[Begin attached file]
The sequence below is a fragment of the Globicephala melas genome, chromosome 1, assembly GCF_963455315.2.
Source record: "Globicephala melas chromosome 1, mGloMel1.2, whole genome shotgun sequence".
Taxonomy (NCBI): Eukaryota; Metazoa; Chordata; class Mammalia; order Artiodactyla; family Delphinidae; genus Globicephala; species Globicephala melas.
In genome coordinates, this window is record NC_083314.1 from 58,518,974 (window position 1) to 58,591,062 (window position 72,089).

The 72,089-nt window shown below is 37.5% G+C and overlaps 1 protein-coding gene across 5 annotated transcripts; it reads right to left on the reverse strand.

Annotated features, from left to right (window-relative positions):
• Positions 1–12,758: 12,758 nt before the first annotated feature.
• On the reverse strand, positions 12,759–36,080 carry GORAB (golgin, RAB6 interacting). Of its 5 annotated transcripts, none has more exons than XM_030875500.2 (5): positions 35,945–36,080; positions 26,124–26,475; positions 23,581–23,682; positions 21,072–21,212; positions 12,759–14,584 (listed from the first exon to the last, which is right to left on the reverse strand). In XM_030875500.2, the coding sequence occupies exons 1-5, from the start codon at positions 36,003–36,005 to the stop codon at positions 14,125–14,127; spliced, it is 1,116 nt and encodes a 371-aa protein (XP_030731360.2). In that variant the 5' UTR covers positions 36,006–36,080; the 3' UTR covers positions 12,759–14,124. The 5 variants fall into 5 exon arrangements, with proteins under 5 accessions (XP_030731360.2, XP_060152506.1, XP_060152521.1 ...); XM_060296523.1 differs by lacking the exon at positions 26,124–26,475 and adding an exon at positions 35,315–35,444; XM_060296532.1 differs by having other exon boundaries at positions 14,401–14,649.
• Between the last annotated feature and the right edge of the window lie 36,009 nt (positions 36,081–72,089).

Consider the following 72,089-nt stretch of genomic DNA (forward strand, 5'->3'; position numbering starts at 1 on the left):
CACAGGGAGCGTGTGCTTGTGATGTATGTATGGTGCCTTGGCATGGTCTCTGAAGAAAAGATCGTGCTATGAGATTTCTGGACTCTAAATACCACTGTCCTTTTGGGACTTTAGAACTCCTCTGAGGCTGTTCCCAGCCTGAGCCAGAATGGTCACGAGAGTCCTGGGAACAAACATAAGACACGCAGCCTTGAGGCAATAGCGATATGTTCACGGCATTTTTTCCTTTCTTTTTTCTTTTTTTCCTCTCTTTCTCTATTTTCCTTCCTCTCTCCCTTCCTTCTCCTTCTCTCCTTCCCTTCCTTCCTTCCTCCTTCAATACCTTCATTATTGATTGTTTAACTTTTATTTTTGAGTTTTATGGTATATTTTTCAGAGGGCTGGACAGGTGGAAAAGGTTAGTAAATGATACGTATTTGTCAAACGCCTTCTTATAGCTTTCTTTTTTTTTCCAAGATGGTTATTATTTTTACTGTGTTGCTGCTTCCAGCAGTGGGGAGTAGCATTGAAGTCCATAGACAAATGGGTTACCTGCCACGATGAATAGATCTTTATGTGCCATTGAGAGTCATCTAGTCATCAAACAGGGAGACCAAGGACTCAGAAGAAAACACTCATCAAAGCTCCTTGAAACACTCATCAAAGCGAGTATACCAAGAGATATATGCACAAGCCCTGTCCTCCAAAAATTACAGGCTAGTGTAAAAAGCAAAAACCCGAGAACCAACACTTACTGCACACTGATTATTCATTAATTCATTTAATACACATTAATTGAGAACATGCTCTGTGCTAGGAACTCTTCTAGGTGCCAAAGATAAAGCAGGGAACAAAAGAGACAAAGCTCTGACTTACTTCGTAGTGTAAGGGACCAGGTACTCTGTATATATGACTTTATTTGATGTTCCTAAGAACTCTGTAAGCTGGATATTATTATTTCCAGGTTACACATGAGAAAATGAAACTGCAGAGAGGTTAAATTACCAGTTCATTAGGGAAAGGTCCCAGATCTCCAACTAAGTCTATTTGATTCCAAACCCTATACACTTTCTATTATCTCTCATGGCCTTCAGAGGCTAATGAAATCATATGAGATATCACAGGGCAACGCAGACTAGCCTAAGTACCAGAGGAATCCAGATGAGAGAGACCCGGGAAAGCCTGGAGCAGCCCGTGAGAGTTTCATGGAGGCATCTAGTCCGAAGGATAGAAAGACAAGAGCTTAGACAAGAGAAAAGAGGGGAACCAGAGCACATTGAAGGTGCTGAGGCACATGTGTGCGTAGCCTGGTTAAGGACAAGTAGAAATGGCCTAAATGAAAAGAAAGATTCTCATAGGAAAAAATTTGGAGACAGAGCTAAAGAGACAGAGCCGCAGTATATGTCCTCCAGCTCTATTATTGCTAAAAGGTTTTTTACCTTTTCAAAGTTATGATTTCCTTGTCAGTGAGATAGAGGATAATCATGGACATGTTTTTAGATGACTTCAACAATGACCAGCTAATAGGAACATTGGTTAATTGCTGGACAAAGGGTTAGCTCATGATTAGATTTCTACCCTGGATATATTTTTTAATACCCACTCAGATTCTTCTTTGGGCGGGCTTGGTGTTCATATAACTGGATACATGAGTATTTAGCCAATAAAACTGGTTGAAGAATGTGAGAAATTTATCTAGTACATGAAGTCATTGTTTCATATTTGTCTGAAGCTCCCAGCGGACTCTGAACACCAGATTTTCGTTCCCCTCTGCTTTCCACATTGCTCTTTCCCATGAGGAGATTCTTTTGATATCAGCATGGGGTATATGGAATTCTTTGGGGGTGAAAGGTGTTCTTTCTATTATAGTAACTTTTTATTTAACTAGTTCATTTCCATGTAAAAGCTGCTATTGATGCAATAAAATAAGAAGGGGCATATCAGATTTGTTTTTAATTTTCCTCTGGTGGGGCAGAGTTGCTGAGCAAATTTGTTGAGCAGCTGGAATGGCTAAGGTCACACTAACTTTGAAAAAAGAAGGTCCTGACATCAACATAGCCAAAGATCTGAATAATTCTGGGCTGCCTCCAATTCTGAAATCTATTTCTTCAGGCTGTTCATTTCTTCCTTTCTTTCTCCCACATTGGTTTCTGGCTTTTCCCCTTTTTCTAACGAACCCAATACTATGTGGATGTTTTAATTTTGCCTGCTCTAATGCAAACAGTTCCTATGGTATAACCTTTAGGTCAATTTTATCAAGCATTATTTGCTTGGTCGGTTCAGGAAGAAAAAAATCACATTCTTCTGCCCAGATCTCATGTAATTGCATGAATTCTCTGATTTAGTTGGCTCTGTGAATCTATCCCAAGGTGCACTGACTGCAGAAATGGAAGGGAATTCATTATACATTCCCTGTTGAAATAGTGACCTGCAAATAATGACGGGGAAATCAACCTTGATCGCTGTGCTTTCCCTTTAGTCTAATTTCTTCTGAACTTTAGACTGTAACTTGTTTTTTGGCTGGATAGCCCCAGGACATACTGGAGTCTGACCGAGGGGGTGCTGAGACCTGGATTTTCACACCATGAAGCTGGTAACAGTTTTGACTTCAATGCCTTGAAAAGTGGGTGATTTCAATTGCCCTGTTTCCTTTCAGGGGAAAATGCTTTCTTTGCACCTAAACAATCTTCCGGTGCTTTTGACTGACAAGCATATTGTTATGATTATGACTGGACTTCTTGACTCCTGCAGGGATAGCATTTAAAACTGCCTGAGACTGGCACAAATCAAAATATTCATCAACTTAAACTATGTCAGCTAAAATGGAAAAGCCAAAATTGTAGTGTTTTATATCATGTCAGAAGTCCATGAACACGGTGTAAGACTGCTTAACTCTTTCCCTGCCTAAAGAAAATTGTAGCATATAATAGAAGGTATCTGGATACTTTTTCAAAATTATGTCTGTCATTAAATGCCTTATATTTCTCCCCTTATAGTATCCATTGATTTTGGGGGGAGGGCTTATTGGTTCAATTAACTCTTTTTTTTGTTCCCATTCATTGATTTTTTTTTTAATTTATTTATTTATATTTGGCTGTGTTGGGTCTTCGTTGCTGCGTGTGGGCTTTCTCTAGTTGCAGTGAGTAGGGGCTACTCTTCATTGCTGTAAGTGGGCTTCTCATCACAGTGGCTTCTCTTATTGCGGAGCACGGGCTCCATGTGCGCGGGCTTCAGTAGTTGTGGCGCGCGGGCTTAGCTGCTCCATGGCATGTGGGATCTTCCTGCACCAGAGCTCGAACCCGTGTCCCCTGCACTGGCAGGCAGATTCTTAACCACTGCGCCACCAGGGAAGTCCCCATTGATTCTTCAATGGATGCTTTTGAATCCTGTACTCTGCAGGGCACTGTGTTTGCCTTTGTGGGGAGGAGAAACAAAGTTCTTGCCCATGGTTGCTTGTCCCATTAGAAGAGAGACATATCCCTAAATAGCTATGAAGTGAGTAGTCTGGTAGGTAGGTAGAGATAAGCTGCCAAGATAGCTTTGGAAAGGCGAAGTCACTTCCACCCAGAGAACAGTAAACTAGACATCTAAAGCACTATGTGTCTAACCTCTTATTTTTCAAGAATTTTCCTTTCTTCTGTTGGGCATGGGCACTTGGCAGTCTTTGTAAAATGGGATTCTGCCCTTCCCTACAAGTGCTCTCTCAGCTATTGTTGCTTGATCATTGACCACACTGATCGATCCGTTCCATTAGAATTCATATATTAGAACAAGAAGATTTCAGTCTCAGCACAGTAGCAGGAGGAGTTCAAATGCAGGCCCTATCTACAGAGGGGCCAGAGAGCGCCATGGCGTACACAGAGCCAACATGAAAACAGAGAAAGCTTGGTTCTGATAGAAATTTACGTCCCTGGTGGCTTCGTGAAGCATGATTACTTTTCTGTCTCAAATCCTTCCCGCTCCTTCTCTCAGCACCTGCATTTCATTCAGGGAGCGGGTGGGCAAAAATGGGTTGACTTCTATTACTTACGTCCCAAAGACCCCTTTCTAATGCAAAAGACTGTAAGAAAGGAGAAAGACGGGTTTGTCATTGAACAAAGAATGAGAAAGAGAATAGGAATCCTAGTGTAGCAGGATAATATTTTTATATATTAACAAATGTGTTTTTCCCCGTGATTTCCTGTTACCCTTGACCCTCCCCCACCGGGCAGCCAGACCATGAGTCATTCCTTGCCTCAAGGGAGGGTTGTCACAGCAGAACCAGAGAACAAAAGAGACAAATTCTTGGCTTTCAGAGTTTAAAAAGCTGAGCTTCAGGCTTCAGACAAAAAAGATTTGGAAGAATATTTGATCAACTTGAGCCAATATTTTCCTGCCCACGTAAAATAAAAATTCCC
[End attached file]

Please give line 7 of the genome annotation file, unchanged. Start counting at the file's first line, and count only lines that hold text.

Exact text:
• Positions 1–12,758: 12,758 nt before the first annotated feature.